But Sunday’s fourth quarter took a while longer than the standard 12 minutes for LeBron James‘ team to outscore Giannis Antetokounmpo‘s team, 33-22.

Jeff Zillgitt of USA Today:

Defenses really turned up in the fourth quarter. Here’s how the teams’ shooting percentages changed from the first three quarters to the fourth quarter:

  • 2-pointers: 73% to 46%
  • 3-pointers: 34% to 23%

More shots being contested also led to more fouls. After attempting just 13 free throws in the first three quarters, the teams took 26 free throws in the fourth quarter.

In The Basketball Tournament, which first introduced the Elam Ending, the target score is eight more points than the leading team has at the first whistle inside four minutes. By turning off the game clock later, there’s less room for variance in gameplay length.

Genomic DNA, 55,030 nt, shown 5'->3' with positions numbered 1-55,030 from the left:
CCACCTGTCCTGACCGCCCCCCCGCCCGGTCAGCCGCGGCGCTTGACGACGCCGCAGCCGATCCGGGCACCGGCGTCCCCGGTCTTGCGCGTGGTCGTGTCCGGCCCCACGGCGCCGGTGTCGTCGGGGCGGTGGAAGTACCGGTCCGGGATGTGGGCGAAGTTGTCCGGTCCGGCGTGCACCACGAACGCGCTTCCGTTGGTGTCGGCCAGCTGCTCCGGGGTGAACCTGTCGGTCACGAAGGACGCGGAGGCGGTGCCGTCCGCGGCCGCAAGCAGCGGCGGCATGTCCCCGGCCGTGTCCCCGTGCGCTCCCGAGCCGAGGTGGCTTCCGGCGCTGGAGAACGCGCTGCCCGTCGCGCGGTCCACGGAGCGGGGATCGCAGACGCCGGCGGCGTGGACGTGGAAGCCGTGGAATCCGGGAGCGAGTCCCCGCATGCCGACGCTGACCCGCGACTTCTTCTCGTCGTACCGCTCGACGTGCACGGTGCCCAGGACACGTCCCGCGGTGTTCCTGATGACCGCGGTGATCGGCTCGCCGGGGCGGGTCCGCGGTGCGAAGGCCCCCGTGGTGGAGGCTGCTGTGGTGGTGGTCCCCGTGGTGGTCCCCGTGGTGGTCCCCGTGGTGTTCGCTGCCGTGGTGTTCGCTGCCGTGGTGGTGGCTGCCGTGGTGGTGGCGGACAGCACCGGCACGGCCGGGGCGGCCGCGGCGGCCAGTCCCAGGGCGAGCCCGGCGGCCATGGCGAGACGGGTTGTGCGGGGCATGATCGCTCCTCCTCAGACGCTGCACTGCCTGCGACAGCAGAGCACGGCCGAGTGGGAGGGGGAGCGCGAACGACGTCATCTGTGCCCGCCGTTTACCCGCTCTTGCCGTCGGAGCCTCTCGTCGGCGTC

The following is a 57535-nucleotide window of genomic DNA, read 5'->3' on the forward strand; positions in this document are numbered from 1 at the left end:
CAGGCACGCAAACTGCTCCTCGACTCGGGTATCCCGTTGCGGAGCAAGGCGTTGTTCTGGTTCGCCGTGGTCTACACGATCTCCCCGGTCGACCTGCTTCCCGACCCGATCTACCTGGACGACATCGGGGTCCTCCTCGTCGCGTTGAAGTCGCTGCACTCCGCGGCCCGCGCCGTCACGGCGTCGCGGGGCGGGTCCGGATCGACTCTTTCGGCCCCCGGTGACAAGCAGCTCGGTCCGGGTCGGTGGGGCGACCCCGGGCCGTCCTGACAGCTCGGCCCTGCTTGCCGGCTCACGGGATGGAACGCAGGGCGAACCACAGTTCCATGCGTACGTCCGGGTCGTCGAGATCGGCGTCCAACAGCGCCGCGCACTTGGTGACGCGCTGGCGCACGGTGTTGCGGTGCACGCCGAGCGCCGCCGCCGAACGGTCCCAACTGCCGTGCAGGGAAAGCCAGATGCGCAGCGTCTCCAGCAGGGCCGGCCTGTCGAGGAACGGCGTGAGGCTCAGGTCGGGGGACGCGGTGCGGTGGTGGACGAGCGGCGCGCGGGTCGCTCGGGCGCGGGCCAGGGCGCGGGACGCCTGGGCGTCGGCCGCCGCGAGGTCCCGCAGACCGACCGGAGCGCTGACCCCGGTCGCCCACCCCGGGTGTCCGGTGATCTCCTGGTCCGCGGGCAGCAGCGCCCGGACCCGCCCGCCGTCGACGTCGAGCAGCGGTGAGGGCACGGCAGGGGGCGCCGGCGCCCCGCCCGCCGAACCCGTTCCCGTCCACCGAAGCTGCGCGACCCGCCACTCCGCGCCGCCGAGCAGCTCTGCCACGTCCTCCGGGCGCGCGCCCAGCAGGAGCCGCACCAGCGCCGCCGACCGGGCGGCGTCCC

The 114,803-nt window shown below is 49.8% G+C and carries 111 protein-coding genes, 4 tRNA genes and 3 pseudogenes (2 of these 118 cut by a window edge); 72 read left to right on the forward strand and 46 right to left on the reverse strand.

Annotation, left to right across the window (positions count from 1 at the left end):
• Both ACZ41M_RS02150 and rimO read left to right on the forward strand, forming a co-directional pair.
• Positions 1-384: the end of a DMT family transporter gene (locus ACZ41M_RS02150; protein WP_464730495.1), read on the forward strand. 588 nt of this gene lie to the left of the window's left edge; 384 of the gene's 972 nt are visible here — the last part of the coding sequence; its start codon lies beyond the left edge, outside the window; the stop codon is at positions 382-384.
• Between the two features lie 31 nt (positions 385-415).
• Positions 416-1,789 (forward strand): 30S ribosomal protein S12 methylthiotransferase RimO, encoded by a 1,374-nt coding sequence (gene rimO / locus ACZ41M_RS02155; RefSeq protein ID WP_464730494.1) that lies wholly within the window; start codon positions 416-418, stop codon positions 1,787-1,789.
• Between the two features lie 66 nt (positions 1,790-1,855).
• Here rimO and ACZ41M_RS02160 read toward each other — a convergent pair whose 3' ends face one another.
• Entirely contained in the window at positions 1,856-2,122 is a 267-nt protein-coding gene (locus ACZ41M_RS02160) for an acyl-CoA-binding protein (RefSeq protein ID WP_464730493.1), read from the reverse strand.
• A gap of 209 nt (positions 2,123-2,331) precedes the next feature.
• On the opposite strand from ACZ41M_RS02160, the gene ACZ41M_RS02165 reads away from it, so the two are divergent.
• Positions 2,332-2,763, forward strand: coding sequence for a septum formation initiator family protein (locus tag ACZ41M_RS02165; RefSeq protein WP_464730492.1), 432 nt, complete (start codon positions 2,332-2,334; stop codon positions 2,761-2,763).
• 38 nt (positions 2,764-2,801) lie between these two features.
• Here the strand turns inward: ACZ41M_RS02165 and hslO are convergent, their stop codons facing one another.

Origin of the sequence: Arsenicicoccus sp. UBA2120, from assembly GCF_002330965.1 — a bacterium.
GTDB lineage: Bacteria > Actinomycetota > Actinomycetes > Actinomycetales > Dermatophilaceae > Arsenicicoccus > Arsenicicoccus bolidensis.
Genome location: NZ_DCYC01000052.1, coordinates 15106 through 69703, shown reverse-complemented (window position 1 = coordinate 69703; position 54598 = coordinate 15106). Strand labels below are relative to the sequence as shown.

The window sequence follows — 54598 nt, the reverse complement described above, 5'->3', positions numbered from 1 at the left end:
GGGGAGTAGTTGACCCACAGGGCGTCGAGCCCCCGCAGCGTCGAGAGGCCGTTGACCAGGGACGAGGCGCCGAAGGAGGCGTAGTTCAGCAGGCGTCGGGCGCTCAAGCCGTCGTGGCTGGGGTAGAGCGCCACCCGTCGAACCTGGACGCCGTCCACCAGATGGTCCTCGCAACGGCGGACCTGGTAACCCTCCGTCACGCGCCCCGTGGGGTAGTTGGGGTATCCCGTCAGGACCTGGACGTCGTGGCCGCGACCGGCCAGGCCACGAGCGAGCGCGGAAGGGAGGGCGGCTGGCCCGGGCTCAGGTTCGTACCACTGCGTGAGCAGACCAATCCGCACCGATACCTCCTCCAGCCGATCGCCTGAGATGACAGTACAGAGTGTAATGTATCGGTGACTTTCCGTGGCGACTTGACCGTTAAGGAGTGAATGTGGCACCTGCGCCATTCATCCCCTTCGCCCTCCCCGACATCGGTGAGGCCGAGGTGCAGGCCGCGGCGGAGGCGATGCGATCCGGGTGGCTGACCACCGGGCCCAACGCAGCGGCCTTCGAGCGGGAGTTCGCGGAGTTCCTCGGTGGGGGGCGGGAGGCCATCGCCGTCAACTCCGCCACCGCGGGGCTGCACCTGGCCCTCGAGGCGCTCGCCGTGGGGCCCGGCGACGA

I suspect the NBA would have also turned off the clock later if not using the target score to honor Bryant. Because Bryant wore No. 24 last, the league has generally used that – not his other number, No. 8 – in tributes, including the All-Star jerseys.

With All-Star MVP now named for Bryant – a perfectly fitting lasting tribute – the league can alter the ending format next year.

The concept is sound. The exact execution just needs tweaking.

Bulls’ starting point guard Kris Dunn may be out for season with knee injury

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Bulls starting point guard Kris Dunn missed the last four games before the All-Star break with a sprained knee.

He could miss a lot more — like the rest of the season.

From K.C. Johnson of NBC Sports Chicago: